Daring cook: Brunswick stew

Another month, another daring cook challenge. This months challenge brought to us by wolf and it freaked me out a little bit. I was already on spring modus in my kitchen. The refrigerator was already stuffed with nice southern flavours like mozzarella, olives, salads and wonderful strawberries.
And then I read “stew”…..In my head it went “No not stew! Stew is for cold and dark months! Not for nice spring months.” On the other hand we are a stew household. The hubby and I just love stew and like I said in winter months we have it once or twice a week. I think it’s a perfect satisfying dish… sitting on the stove for hours, making my whole house smell delicious and at night a plate of hot, damping fragrant stew.
So of course I was going to give this American Brunswick stew a chance; What a daring cook would I be if I skipped this? But I was gonna pimp the stew a little bit into spring modus.
I was happy to see the dish called for rabbit. Rabbit is pretty easy to get over here in Belgium and it’s a very low on calorie meat that is still full of flavour. I make it very often cause its pretty cheap meat and used in our local Belgium Dish “rabbit in dark beer sauce”.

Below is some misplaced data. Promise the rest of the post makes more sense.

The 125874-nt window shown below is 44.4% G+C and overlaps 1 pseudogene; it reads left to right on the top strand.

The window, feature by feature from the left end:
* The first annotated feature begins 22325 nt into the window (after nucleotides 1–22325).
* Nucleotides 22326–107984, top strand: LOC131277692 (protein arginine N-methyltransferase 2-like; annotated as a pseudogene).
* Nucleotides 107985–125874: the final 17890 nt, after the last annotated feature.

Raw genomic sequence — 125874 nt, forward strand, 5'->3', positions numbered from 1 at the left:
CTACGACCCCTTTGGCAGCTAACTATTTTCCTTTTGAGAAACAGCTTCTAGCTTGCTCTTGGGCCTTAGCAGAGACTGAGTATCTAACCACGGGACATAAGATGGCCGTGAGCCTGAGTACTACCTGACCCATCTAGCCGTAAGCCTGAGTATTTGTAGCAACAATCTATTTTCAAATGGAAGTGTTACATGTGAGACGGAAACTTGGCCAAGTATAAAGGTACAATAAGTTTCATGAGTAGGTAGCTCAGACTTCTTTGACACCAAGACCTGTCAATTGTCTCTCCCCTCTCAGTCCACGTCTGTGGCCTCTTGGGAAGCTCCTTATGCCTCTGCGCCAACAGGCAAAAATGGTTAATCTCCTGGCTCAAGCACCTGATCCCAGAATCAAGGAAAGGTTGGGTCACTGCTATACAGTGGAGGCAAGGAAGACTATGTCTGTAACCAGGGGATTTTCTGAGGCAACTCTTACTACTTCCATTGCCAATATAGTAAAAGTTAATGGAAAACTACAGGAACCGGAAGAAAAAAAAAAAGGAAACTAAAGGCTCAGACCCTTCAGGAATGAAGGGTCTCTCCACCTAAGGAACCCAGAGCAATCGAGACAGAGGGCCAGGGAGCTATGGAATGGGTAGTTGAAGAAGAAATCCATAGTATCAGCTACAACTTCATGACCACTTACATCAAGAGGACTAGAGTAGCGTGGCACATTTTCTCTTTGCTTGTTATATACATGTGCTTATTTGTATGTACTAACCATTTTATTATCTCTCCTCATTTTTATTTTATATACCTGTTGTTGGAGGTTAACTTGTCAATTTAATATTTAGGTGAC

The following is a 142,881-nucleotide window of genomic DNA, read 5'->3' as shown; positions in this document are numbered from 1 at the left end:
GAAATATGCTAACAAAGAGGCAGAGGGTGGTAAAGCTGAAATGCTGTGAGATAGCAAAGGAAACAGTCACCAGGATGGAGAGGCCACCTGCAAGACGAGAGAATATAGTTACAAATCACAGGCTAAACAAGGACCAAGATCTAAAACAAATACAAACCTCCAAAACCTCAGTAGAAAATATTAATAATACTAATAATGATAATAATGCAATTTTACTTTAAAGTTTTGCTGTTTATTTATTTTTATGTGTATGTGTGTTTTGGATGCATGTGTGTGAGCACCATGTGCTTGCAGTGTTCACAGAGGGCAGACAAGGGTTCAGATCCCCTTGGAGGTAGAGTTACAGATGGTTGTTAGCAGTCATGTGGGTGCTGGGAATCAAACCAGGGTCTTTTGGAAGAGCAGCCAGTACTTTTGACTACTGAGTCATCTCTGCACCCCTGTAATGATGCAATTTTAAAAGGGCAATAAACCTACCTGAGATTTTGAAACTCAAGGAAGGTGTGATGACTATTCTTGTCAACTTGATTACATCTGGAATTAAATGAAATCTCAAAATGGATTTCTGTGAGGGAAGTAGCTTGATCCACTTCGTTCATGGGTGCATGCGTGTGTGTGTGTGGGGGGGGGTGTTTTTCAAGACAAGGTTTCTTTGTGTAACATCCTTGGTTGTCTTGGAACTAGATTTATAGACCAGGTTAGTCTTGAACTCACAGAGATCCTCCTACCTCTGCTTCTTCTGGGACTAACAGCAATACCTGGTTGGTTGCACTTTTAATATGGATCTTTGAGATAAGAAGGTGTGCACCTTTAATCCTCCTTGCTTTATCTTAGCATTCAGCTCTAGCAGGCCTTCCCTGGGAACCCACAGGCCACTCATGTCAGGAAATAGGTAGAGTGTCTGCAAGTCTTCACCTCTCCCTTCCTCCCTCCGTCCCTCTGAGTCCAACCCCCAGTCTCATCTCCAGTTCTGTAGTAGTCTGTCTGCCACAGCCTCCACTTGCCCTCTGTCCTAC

I used the long recipe that was given but added some spring veggies to the dish.
The result was very tasty although I was a bit disappointed. Every step of the preparing process I tasted a little and I was entranced by the flavours. I even yelled at the hubby a couple of times to come and taste. But then I added the tomatoes and the wonderful taste disappeared. So next time when I make this dish, I wont add any tomatoes anymore. But don’t doubt it for a second… this stew will be placed on my table once more!

INGREDIËNTS (serves 4)50 grams of bacon roughly diced
1 dried red hot chilli pepper
300 grams of rabbit
500 grams of chicken, quartered, skinned and the fat removed
sea salt
550 ml chicken broth
1 bay leave
1 large celery stalk
2 potatoes peeled and roughly diced
2 carrots peeled and roughly diced
2 medium onions peeled and chopped
150 grams of corn kernels